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DALLAS (CBSDFW.COM) – John Wiley Price appeared at his regularly scheduled meeting at Dallas County Commissioner’s Court instead of a specially called hearing at Dallas federal court. “I’m elected to be here and I chose to be here,” he said.

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In court, U.S. District Court Judge Barbara Lynn said “I’ve got a lot of questions and I’m more than a little annoyed.”

Commissioner Price and his attorney Billy Ravkind are asking a judge to approve having taxpayers pick up some of the tab for his defense in his public corruption trial.

After the Commissioners Court meeting, Mr. Price said, “I didn’t know the judge felt differently, I did what my lawyers advised me.”

In court, Ravkind told the judge that it was his fault that Mr, Price wasn’t at the hearing.

The commissioner has said he doesn’t have enough money to pay for an adequate defense. He pleaded not guilty to bribery and tax charges. It’s a complex case with mounds of evidence to review.

Commissioner Price says, “It’s a couple million dollar defense, do you have it? Okay, most of it don’t.”

But Judge Lynn said it shouldn’t cost Price nearly that much. She assured Ravkind that his client is “not going to be treated any differently than anyone else. The difference is he makes a lot of money.”

CBS 11 News checked, and records show county commissioners earn $141,236.88 in salary and $9,295.56 in car allowance for total compensation of $150,532.44 each year.

During the hearing, the judge said she will be “going to look through a magnifying glass at his expenses” on his campaign finance reports. That’s because Texas law allows elected officials to use their campaign funds to pay for any legal defenses.

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Commissioner Price’s campaign finance reports show since he was arrested on charges July 25, 2014, he’s spent $12,077.96 in campaign funds.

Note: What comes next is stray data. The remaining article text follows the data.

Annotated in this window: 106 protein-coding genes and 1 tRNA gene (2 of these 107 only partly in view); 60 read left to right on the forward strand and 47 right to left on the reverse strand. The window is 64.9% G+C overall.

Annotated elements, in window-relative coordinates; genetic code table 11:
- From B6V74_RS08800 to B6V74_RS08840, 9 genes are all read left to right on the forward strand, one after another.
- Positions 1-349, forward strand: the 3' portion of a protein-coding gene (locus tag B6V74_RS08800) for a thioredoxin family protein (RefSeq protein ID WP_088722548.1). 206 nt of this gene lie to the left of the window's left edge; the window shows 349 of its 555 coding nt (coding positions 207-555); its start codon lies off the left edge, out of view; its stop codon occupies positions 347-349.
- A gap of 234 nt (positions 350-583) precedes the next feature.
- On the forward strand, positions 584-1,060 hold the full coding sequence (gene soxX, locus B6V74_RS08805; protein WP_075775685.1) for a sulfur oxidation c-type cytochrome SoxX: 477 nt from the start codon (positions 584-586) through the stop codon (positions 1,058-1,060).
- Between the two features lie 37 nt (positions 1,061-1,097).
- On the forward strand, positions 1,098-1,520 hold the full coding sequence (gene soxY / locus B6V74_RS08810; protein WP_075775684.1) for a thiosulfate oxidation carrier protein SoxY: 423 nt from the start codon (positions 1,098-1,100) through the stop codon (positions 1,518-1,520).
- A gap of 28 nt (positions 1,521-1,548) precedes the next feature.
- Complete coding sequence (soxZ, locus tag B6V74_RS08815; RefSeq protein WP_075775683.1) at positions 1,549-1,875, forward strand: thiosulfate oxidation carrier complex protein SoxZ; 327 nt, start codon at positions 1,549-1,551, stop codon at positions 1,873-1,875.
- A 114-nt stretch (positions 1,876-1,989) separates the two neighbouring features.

Judge Lynn also mentioned the donations Mr. Price made saying he can’t give to charity then ask for taxpayers money.

The commissioner’s campaign finance reports show since he was indicted, he’s spent $1,742.82 in charity, constituent gifts, and awards. Additionally, he had $30,013.87 in campaign contributions in his account as of December 31, 2014, the last reporting date.

Victor Vital, a Dallas defense attorney with Greenberg Traurig, represented Sheila Farrington Hill, during the Dallas City Hall corruption trial. He says the Constitution requires all defendants receive an effective defense. “Nobody ever says how much the government spends. The government spent overwhelming amounts of money compared to what the defense in this case will ever receive.”

Bennie Jeffery stood outside federal court Wednesday morning, hoping the judge will reject Commissioner Price’s request for taxpayers’ help. “Innocent ’til proven guilty, but again, it’s a slap in the face to every citizen for him to come and ask for taxpayers’ funds.”

If Commissioner Price still wants the judge to consider his request, he will have to appear in court next Tuesday afternoon and show her detailed proof he can’t afford to pay for his defense.

Also Wednesday, Mr. Price’s attorney withdrew his request to have two separate trials — one on the bribery charges, the other on tax charges.

Judge Lynn also rejected a request from consultant Christian Campbell to have a separate trial.
Campbell, Price, Price’s assistant Dapheny Fain and Price’s political consultant Kathy Nealy have all pleaded not guilty and will go to trial next January.

Fain and Nealy have already been approved to receive taxpayer funds to pay for their defense.

Follow Jack on Twitter: @cbs11jack

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